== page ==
" Lakshmi is not found in the Rig Veda in the sense which the word bears in the later mythology, of a goddess personifying good fortune, though the word itself occurs in a kindred signification." O. S. T., Vol. V, p. 348.

The beautiful goddess is also said to have been produced at the churning of the ocean. In the Brahma Vaivartta Purana, Lakshmi is said to be a portion of Prakriti; and in another place is made to issue from the mind of Krishna; in a different part of the work she is described as one of two goddesses into which the first Sarasvati was divided, the two being Sarasvati proper, and Kamala or Rukhmi.- Wilson's Works, Vol. Ill, p. 102.

2, The name of a daughter of Daksha who was married to Dharma.

Lalabaksha: (sáns. hindú). One of the Narakas, that in which those are punished who eat their meals without offering food to the gods, to the manes, or to guests. V. P., p. 208.

Lalita: (sáns. hindú). A distinguished name of the personified female energy. See Sakti.

Lamba: (sáns. hindú). One of the daughters of Daksha and wife of Dharma.

Lambodara: (sáns. hindú). One of the Audhra kings who reigned eighteen years: he was the son of Salakarni the 2ud.

Langalas: (sáns. hindú). One of the aborigmal tribes who dwelt ia jungles and forests.

Langali: (sáns. hindú). A pupil of Paushyinji and teacher of the Sama Veda.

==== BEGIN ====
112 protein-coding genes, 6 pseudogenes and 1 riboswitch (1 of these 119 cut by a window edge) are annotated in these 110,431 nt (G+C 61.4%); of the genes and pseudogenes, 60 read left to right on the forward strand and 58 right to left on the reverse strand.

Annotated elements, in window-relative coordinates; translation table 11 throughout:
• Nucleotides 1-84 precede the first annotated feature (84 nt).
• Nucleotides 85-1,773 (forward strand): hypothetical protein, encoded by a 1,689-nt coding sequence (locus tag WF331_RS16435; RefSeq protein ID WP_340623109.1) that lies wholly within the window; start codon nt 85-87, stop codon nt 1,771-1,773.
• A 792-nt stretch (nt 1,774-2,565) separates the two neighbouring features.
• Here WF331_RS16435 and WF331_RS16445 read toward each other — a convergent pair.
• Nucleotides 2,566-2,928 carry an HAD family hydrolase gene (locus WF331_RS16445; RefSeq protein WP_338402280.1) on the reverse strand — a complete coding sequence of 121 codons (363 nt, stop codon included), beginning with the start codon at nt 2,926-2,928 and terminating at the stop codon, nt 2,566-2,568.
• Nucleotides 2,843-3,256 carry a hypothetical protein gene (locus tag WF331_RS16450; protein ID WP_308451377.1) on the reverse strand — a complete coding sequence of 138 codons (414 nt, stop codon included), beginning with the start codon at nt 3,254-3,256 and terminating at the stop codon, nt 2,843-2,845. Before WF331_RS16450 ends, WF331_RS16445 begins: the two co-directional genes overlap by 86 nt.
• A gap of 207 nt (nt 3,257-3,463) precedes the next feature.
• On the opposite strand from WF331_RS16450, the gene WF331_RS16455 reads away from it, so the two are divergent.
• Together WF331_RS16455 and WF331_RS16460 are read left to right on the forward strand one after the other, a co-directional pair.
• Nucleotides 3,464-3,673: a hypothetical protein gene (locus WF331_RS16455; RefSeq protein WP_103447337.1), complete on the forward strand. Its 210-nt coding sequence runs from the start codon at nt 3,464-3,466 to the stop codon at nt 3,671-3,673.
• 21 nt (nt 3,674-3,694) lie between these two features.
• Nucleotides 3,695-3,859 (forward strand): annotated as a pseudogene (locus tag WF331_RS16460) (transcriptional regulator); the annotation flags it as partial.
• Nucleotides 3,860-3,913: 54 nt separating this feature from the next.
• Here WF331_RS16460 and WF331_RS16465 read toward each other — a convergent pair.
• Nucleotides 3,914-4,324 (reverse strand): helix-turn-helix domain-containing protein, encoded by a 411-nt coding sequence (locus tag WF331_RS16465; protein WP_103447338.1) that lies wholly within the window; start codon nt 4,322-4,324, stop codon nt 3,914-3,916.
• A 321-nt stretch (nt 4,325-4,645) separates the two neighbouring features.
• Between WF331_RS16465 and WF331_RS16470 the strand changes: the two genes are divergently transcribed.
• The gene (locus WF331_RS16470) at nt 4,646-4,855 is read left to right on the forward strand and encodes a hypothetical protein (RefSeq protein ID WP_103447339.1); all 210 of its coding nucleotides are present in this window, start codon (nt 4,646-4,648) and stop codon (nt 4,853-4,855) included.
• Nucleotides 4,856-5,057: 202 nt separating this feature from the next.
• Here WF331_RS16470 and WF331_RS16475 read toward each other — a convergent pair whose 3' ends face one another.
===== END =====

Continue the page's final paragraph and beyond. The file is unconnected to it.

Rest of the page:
Langalini: (sáns. hindú). A river that has its source in Maheudra.

Lanka: (sáns. hindú). The island of Ceylon, the ancient capital of Ravana, described in the Ramayana as the capital town of the kings of the race of Pulastya, known as Yakshas. Some pandits in the north of India deny the identity of Lanka and Ceylon.

Laukika: (sáns. hindú). "Worldly," the opposite to Daivika or " Divine'* - e. g., The Apsarasas are thus distinguished, thirty-four of them being specified as Laukika, and ten as Daivika.

Lauhitya: (sáns. hindú). An ancient river mentioned in the Puranas, now part of the Brahmaputra.

Lava: (sáns. hindú). The younger of the twin sons of Rama by Sita, and king of Srawasti, in northern Kosala, by which a part of Oude is commonly understood. He was trained up by his mother in the hermitage of Valmiki, and appears to have become a strong muscular man; having also acquired great skill in archery. When Rama sent off a horse, previous to its sacrifice, Kusa and Lava seized it, and maintained their hold till Rama himself came and recognised his two sons.

Lavana: (sáns. hindú). l, A Rakshasa Chief, the son of Madhu, who reigned at Mathura; he was killed by Satrughna, who took possession of his capital; 2, One of the Narakas, (the salt) in which those ;are punished who associate with women in a prohibited degree.

Lekhas: (sáns. hindú). A class of deities of the sixth Manwantara.

Lesa: (sáns. hindú). A son of Suhotra, of the line of the kings of Kasi.

Libations: (sáns. hindú). To be offered to the gods, sages, and progenitors, with the parts of the hand severally sacred to each. The offerer is first to bathe, dress in clean clothes, and scatter water thrice to gratify the gods; as many times to please the Rishis; and once to propitiate Prajapati; he must also make three libations to satisfy the progenitors. For full details see V. P., pp. 302, 303.

Light, or fire: (sáns. hindú). Sec Tejas.